One imagines Nick frantically scribbling these quotes, convinced he has the material of the century. The Pulitzer is just within his grasp. "Yes!" thinks Coleman to himself with deep satisfaction. "She said 'babies' no less than four times! There's nothing scripted or suspicious about a quote like that. Nothing at all."

I wanted to talk to another volunteer grandma. But Grandma Bernice, who is 80, went home early, weeping.

Oh, right to the heart! Grandma Bernice went home weeping! Clearly, this is the worst thing to happen to Minnesota since Coleman decided to be a journalist!

"We feel totally abandoned," said St. Anthony's executive director, Pati Yeager. "No one seems to care about what happens to the kids in this neighborhood. All of the politicians say they want to make safe neighborhoods. Well?


Okay, first off, what the hell is the executive director of ANYTHING saying "Hellooo!" for? Second off, keeping a learning center open that acts as an enabling facility for babies having babies doesn't strike me as the best way to make a neighborhood safer.

One suburban nonprofit child center offered $100,000, but the school needs four times that much in new annual funding to keep going. And so it closed.

And the baby chucking began.

St. Anthony DLC, named in honor of the patron saint of lost things, has been itself lost.

*soft blowing of Taps on the winds*

Now, watch the topsy-turvy Nick Coleman haphazard segue machine roar into action.

Carl Pohlad and Zygi Wilf were not on hand to demand that we invest more in quality child care that comes with family counseling, speech therapy and hugs in an area that needs all that and more. No one was.

Yes, yes, those heartless Twins and Vikings owners are so heartlessly heartless, and. . . hey, what the hell does that have to do with ANYTHING?

So 21 years of saving babies is over, undone by budget cuts and demands for academic performance from preschoolers so poor they don't know how to eat at a table, let alone know their alphabet.

Wait, I thought it was because Wilf and Pohlad weren't on hand signing checks. I'm so confused.

Experts say it would take $28 million a year to provide quality preschool care for every at-risk child in Hennepin County.

Again, do you have a source for that, dickhead? Who are these experts? Grandma Comfort? Young Plukey?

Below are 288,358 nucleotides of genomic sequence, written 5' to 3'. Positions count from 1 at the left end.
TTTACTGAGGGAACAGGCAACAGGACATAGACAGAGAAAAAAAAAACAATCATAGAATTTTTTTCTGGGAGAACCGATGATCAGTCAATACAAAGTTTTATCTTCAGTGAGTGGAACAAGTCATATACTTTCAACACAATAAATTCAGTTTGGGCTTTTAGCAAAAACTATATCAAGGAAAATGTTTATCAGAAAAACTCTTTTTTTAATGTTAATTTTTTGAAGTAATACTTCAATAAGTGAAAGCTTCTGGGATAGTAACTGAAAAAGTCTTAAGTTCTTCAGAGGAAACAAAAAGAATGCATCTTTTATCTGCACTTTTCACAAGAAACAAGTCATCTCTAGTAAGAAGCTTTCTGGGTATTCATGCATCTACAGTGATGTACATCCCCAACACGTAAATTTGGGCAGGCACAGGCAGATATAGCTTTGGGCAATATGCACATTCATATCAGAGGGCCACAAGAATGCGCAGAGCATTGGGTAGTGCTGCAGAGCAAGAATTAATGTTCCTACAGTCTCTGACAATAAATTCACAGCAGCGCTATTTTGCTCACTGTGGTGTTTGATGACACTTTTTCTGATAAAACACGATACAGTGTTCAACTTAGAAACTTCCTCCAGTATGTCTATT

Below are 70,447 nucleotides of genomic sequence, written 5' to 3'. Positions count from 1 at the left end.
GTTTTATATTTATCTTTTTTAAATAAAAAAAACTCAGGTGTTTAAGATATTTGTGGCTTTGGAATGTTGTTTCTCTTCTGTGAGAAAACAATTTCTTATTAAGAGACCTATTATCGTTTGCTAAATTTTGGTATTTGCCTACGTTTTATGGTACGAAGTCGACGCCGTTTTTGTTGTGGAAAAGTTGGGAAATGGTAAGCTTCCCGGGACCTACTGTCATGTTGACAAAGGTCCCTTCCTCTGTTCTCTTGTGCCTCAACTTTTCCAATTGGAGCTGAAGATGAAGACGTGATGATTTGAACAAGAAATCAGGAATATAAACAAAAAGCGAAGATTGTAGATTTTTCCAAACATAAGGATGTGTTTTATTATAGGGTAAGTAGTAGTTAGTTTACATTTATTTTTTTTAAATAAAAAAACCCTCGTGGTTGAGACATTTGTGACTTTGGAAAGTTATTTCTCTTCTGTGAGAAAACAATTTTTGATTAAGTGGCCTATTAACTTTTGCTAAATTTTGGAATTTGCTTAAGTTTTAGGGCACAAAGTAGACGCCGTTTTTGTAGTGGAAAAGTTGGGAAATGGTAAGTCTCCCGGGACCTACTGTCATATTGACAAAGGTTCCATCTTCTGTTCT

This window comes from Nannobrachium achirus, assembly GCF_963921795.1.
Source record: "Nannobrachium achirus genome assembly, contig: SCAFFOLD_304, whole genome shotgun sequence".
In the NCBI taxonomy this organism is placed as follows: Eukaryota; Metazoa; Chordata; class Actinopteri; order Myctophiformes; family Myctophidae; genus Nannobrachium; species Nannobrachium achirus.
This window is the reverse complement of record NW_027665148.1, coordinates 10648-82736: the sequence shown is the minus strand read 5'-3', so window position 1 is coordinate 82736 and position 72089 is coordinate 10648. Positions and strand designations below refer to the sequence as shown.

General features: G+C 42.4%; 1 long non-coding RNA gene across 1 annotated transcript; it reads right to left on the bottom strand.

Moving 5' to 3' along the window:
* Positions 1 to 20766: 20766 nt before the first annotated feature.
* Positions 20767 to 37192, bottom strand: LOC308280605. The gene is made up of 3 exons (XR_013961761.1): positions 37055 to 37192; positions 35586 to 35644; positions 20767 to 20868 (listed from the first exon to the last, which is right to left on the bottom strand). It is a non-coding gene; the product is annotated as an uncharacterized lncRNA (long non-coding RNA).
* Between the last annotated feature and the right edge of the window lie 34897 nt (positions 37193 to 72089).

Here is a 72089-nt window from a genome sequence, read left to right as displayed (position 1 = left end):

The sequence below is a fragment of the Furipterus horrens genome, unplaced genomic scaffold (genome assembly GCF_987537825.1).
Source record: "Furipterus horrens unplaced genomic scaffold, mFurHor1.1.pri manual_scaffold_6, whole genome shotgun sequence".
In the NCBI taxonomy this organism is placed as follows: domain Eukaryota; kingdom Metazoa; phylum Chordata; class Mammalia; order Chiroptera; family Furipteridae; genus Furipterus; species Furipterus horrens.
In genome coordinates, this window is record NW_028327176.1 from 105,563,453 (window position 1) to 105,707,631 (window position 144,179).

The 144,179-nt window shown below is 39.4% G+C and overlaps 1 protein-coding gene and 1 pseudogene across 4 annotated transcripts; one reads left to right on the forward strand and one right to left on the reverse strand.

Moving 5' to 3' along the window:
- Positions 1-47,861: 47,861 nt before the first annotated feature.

By coincidence, that's the amount of new taxes a baseball stadium will cost. Or maybe it's not a coincidence. Maybe it's a straight trade.

This is what passes for journalistic standards in Nick's world. It's kind of sad, really.

Pro sports? Or babies?

You may say we can have both.

Baby football! Now there's an idea!

Maybe we could. But that's not how it has shaped up. We are choosing just one.

Based entirely on Nick's own conjecture. No sources. Nothing to back up his claim. Just good, old-fashioned, Nick-Coleman-Knows-Stuff intuition.

And babies come in second.

Yes you do, Nick. Yes you do.

Posted by Ryan at March 5, 2006 01:29 PM | TrackBack

I walked by the newspaper boxes last week, and the headlines on our two papers (the Times and the P-I) were an interesting juxtaposition. One was about the Sonics asking for several hundred million dollars in taxpayer money to upgrade the stadium which is stil being paid off, and the other headline was about the Seattle school system closing 12 schools. It's hard not to draw some kind of connection.

Feel free to look me up when you're in town. Or hey, listen to our NPR station, KUOW on Tuesday at 2PM, and you can hear me playing music and being interviewed. And hopefully not sounding like a complete tool.

Posted by: flamingbanjo at March 5, 2006 02:25 PM

Of course, how many billions of dollars do the Sonics bring in revenues to Seattle? Pro sports teams are one of the best businesses a city can have, and they never cause a money drain. Perhaps, just perhaps, backing up some funding into some stadia could increase the amount of money that goes into the government coffers? You know, like it has before, in every city in the US with a sports team?

Man, though. After reading the drivel that Coleman spouted there, my Logical Fallacy Alarm is burnt out. I think it was the particularly egregious False Dichotomy at the end. Done melted the fuses in there.

Posted by: Sean at March 5, 2006 05:14 PM

I don't know if I properly finished my argument, flamingbanjo. According to the P-I, the schools are closing because they don't have enough students to meet minimums there. Why shouldn't these schools be closed? If I have a poorly-attended school with no active parental support and a completely sub-standard test scores, shouldn't that indicate that my children should be somewhere else? It's not like these kids don't get to go to school anymore, they just have to get up a few minutes earlier to go to the school a few miles away... the one with a PTA and teachers who know how to, you know, teach.